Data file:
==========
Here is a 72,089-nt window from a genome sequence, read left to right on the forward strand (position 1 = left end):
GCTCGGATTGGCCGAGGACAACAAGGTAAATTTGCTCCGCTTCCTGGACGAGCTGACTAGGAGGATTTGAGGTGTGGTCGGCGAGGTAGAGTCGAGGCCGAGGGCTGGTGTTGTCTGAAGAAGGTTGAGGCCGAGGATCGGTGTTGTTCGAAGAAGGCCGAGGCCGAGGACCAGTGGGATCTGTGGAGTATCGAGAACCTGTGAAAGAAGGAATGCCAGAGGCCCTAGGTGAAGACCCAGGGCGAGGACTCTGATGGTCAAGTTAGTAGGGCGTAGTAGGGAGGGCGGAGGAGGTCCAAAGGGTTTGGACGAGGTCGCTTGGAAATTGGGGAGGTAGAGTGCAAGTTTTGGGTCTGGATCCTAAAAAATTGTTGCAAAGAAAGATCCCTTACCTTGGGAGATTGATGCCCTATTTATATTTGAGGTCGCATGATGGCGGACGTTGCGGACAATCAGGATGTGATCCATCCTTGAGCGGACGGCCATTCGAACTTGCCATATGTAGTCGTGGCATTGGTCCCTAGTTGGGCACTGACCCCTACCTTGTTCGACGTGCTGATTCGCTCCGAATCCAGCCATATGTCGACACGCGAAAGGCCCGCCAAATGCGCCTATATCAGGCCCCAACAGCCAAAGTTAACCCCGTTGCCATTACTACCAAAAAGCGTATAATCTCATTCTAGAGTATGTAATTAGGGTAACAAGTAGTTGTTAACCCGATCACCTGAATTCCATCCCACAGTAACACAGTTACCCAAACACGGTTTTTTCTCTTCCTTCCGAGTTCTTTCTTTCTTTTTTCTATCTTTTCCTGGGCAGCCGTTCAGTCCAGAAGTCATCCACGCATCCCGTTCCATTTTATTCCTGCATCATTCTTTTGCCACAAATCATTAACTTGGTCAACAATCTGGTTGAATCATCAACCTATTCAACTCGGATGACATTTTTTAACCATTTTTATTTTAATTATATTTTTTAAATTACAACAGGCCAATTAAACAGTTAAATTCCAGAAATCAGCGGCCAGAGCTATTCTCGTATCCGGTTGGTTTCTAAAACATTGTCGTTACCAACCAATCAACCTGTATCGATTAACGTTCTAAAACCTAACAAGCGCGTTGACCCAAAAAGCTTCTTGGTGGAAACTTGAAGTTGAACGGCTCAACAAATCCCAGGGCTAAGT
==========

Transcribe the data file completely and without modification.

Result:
Here is a 72,089-nt window from a genome sequence, read left to right on the forward strand (position 1 = left end):
GCTCGGATTGGCCGAGGACAACAAGGTAAATTTGCTCCGCTTCCTGGACGAGCTGACTAGGAGGATTTGAGGTGTGGTCGGCGAGGTAGAGTCGAGGCCGAGGGCTGGTGTTGTCTGAAGAAGGTTGAGGCCGAGGATCGGTGTTGTTCGAAGAAGGCCGAGGCCGAGGACCAGTGGGATCTGTGGAGTATCGAGAACCTGTGAAAGAAGGAATGCCAGAGGCCCTAGGTGAAGACCCAGGGCGAGGACTCTGATGGTCAAGTTAGTAGGGCGTAGTAGGGAGGGCGGAGGAGGTCCAAAGGGTTTGGACGAGGTCGCTTGGAAATTGGGGAGGTAGAGTGCAAGTTTTGGGTCTGGATCCTAAAAAATTGTTGCAAAGAAAGATCCCTTACCTTGGGAGATTGATGCCCTATTTATATTTGAGGTCGCATGATGGCGGACGTTGCGGACAATCAGGATGTGATCCATCCTTGAGCGGACGGCCATTCGAACTTGCCATATGTAGTCGTGGCATTGGTCCCTAGTTGGGCACTGACCCCTACCTTGTTCGACGTGCTGATTCGCTCCGAATCCAGCCATATGTCGACACGCGAAAGGCCCGCCAAATGCGCCTATATCAGGCCCCAACAGCCAAAGTTAACCCCGTTGCCATTACTACCAAAAAGCGTATAATCTCATTCTAGAGTATGTAATTAGGGTAACAAGTAGTTGTTAACCCGATCACCTGAATTCCATCCCACAGTAACACAGTTACCCAAACACGGTTTTTTCTCTTCCTTCCGAGTTCTTTCTTTCTTTTTTCTATCTTTTCCTGGGCAGCCGTTCAGTCCAGAAGTCATCCACGCATCCCGTTCCATTTTATTCCTGCATCATTCTTTTGCCACAAATCATTAACTTGGTCAACAATCTGGTTGAATCATCAACCTATTCAACTCGGATGACATTTTTTAACCATTTTTATTTTAATTATATTTTTTAAATTACAACAGGCCAATTAAACAGTTAAATTCCAGAAATCAGCGGCCAGAGCTATTCTCGTATCCGGTTGGTTTCTAAAACATTGTCGTTACCAACCAATCAACCTGTATCGATTAACGTTCTAAAACCTAACAAGCGCGTTGACCCAAAAAGCTTCTTGGTGGAAACTTGAAGTTGAACGGCTCAACAAATCCCAGGGCTAAGT